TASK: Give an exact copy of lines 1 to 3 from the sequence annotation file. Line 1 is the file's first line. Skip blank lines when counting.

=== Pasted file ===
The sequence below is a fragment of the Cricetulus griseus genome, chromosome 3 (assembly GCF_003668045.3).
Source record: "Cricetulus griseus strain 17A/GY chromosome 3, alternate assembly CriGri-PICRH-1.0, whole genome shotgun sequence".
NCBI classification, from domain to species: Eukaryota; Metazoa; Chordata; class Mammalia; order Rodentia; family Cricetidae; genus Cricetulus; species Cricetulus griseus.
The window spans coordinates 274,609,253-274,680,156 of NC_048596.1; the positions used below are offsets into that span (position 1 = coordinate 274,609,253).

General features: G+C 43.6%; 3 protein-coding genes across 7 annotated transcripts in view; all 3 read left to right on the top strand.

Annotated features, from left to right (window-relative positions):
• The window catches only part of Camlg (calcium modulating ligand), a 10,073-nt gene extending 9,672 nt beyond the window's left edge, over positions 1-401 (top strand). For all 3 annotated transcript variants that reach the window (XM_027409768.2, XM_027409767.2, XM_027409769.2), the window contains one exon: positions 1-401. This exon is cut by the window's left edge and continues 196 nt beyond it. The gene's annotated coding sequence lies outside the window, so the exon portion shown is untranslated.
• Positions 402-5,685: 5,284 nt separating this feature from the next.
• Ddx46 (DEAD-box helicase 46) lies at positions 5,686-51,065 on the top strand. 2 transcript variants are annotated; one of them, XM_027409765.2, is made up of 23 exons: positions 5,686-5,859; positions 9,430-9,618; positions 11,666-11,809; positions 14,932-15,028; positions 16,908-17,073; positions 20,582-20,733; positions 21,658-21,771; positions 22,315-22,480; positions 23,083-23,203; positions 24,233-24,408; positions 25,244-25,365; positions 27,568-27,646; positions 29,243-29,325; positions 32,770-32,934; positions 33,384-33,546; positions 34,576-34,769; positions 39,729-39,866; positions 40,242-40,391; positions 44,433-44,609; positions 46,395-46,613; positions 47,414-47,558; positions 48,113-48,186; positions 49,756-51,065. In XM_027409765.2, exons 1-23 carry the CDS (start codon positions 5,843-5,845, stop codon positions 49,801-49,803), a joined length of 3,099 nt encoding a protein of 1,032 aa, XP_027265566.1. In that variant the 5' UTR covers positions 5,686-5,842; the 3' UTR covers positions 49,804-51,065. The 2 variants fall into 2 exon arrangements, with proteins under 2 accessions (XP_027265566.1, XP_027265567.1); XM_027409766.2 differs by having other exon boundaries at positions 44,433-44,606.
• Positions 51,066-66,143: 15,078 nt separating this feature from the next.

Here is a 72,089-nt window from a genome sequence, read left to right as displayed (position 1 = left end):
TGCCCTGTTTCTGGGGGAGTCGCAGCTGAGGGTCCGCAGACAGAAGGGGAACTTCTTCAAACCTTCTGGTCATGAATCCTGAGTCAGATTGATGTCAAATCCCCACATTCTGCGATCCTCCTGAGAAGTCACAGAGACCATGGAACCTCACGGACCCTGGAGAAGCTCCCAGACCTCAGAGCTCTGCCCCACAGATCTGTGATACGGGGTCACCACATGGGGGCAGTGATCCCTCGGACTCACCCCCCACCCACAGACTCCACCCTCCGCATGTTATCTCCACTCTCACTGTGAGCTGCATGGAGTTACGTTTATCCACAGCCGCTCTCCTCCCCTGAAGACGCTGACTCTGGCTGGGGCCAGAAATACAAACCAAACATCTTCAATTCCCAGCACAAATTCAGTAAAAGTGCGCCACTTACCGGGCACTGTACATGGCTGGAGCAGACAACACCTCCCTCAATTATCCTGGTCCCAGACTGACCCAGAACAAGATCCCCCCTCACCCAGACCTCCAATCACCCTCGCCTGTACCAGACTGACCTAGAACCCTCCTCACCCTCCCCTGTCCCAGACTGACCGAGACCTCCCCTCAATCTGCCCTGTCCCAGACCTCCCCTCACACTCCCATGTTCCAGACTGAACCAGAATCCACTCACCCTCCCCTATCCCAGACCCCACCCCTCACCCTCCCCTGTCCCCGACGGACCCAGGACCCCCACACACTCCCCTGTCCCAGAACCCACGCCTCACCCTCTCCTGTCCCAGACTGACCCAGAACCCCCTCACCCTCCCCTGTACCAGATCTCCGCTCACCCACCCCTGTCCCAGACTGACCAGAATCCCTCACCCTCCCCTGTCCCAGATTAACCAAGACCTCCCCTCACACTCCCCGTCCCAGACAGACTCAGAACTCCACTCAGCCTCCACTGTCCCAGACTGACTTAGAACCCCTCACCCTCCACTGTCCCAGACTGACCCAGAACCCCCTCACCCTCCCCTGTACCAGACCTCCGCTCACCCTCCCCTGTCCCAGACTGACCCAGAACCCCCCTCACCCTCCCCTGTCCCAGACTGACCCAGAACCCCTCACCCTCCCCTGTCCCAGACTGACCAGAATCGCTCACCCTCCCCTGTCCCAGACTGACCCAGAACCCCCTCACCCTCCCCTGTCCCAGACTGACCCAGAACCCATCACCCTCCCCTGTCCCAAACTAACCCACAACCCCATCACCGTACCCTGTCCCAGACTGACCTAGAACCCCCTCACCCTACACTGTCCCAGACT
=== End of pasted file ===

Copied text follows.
The sequence below is a fragment of the Cricetulus griseus genome, chromosome 3 (assembly GCF_003668045.3).
Source record: "Cricetulus griseus strain 17A/GY chromosome 3, alternate assembly CriGri-PICRH-1.0, whole genome shotgun sequence".
NCBI classification, from domain to species: Eukaryota; Metazoa; Chordata; class Mammalia; order Rodentia; family Cricetidae; genus Cricetulus; species Cricetulus griseus.